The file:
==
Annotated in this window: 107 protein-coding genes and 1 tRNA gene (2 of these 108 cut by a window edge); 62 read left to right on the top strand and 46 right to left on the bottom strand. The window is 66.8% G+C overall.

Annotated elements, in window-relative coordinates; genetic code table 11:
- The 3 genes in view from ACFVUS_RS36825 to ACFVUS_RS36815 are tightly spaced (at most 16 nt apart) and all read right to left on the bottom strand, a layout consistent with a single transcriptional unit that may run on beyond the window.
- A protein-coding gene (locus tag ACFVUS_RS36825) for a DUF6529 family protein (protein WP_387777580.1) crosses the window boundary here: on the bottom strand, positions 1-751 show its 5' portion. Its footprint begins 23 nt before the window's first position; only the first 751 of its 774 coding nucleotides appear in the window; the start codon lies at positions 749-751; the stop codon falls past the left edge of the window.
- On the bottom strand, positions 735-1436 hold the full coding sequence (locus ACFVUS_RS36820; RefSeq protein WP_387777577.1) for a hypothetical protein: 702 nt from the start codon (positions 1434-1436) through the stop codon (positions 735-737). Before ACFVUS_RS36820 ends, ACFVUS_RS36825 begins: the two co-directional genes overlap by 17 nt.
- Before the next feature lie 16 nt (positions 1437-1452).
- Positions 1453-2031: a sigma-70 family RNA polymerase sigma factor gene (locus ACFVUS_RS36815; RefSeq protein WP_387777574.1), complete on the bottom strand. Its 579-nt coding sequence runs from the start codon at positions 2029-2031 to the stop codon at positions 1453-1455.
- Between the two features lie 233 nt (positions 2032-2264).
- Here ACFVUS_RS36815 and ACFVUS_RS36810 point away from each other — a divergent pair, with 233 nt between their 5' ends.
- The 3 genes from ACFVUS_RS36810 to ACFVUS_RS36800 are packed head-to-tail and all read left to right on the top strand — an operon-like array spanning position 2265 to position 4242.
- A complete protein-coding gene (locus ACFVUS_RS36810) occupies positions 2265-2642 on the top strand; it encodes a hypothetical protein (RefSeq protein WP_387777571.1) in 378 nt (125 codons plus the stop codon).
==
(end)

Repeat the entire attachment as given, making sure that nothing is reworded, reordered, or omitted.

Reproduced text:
Annotated in this window: 107 protein-coding genes and 1 tRNA gene (2 of these 108 cut by a window edge); 62 read left to right on the top strand and 46 right to left on the bottom strand. The window is 66.8% G+C overall.

Annotated elements, in window-relative coordinates; genetic code table 11:
- The 3 genes in view from ACFVUS_RS36825 to ACFVUS_RS36815 are tightly spaced (at most 16 nt apart) and all read right to left on the bottom strand, a layout consistent with a single transcriptional unit that may run on beyond the window.
- A protein-coding gene (locus tag ACFVUS_RS36825) for a DUF6529 family protein (protein WP_387777580.1) crosses the window boundary here: on the bottom strand, positions 1-751 show its 5' portion. Its footprint begins 23 nt before the window's first position; only the first 751 of its 774 coding nucleotides appear in the window; the start codon lies at positions 749-751; the stop codon falls past the left edge of the window.
- On the bottom strand, positions 735-1436 hold the full coding sequence (locus ACFVUS_RS36820; RefSeq protein WP_387777577.1) for a hypothetical protein: 702 nt from the start codon (positions 1434-1436) through the stop codon (positions 735-737). Before ACFVUS_RS36820 ends, ACFVUS_RS36825 begins: the two co-directional genes overlap by 17 nt.
- Before the next feature lie 16 nt (positions 1437-1452).
- Positions 1453-2031: a sigma-70 family RNA polymerase sigma factor gene (locus ACFVUS_RS36815; RefSeq protein WP_387777574.1), complete on the bottom strand. Its 579-nt coding sequence runs from the start codon at positions 2029-2031 to the stop codon at positions 1453-1455.
- Between the two features lie 233 nt (positions 2032-2264).
- Here ACFVUS_RS36815 and ACFVUS_RS36810 point away from each other — a divergent pair, with 233 nt between their 5' ends.
- The 3 genes from ACFVUS_RS36810 to ACFVUS_RS36800 are packed head-to-tail and all read left to right on the top strand — an operon-like array spanning position 2265 to position 4242.
- A complete protein-coding gene (locus ACFVUS_RS36810) occupies positions 2265-2642 on the top strand; it encodes a hypothetical protein (RefSeq protein WP_387777571.1) in 378 nt (125 codons plus the stop codon).